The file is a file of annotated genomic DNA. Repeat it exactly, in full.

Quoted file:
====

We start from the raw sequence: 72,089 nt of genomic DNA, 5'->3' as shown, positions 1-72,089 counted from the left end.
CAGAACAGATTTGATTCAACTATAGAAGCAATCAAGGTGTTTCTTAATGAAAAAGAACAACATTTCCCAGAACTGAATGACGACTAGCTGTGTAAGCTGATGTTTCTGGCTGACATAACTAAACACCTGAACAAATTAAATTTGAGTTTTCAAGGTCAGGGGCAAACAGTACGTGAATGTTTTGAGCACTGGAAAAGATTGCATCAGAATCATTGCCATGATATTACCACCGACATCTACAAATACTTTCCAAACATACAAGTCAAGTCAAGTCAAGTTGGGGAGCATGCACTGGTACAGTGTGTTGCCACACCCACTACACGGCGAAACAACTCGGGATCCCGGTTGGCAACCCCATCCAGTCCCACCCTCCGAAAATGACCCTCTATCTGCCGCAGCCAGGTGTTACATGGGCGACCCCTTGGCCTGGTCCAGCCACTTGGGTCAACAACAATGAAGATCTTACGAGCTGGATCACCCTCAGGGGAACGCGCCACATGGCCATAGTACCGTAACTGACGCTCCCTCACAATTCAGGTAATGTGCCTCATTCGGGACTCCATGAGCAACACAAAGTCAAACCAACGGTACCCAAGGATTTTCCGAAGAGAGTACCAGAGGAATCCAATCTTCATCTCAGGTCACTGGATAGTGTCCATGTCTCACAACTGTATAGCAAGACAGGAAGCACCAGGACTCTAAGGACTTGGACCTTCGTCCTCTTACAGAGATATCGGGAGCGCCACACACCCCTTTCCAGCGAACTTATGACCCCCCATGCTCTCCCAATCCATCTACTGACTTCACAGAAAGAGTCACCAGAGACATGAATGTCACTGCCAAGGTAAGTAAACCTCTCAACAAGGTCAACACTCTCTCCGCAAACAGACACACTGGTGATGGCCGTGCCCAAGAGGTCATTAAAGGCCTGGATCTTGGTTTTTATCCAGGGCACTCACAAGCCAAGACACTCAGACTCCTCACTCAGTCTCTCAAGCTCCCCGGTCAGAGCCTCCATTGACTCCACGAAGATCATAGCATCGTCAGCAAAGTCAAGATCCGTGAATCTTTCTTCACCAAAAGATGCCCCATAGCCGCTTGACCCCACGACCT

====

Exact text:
We start from the raw sequence: 72,089 nt of genomic DNA, 5'->3' as shown, positions 1-72,089 counted from the left end.
CAGAACAGATTTGATTCAACTATAGAAGCAATCAAGGTGTTTCTTAATGAAAAAGAACAACATTTCCCAGAACTGAATGACGACTAGCTGTGTAAGCTGATGTTTCTGGCTGACATAACTAAACACCTGAACAAATTAAATTTGAGTTTTCAAGGTCAGGGGCAAACAGTACGTGAATGTTTTGAGCACTGGAAAAGATTGCATCAGAATCATTGCCATGATATTACCACCGACATCTACAAATACTTTCCAAACATACAAGTCAAGTCAAGTCAAGTTGGGGAGCATGCACTGGTACAGTGTGTTGCCACACCCACTACACGGCGAAACAACTCGGGATCCCGGTTGGCAACCCCATCCAGTCCCACCCTCCGAAAATGACCCTCTATCTGCCGCAGCCAGGTGTTACATGGGCGACCCCTTGGCCTGGTCCAGCCACTTGGGTCAACAACAATGAAGATCTTACGAGCTGGATCACCCTCAGGGGAACGCGCCACATGGCCATAGTACCGTAACTGACGCTCCCTCACAATTCAGGTAATGTGCCTCATTCGGGACTCCATGAGCAACACAAAGTCAAACCAACGGTACCCAAGGATTTTCCGAAGAGAGTACCAGAGGAATCCAATCTTCATCTCAGGTCACTGGATAGTGTCCATGTCTCACAACTGTATAGCAAGACAGGAAGCACCAGGACTCTAAGGACTTGGACCTTCGTCCTCTTACAGAGATATCGGGAGCGCCACACACCCCTTTCCAGCGAACTTATGACCCCCCATGCTCTCCCAATCCATCTACTGACTTCACAGAAAGAGTCACCAGAGACATGAATGTCACTGCCAAGGTAAGTAAACCTCTCAACAAGGTCAACACTCTCTCCGCAAACAGACACACTGGTGATGGCCGTGCCCAAGAGGTCATTAAAGGCCTGGATCTTGGTTTTTATCCAGGGCACTCACAAGCCAAGACACTCAGACTCCTCACTCAGTCTCTCAAGCTCCCCGGTCAGAGCCTCCATTGACTCCACGAAGATCATAGCATCGTCAGCAAAGTCAAGATCCGTGAATCTTTCTTCACCAAAAGATGCCCCATAGCCGCTTGACCCCACGACCT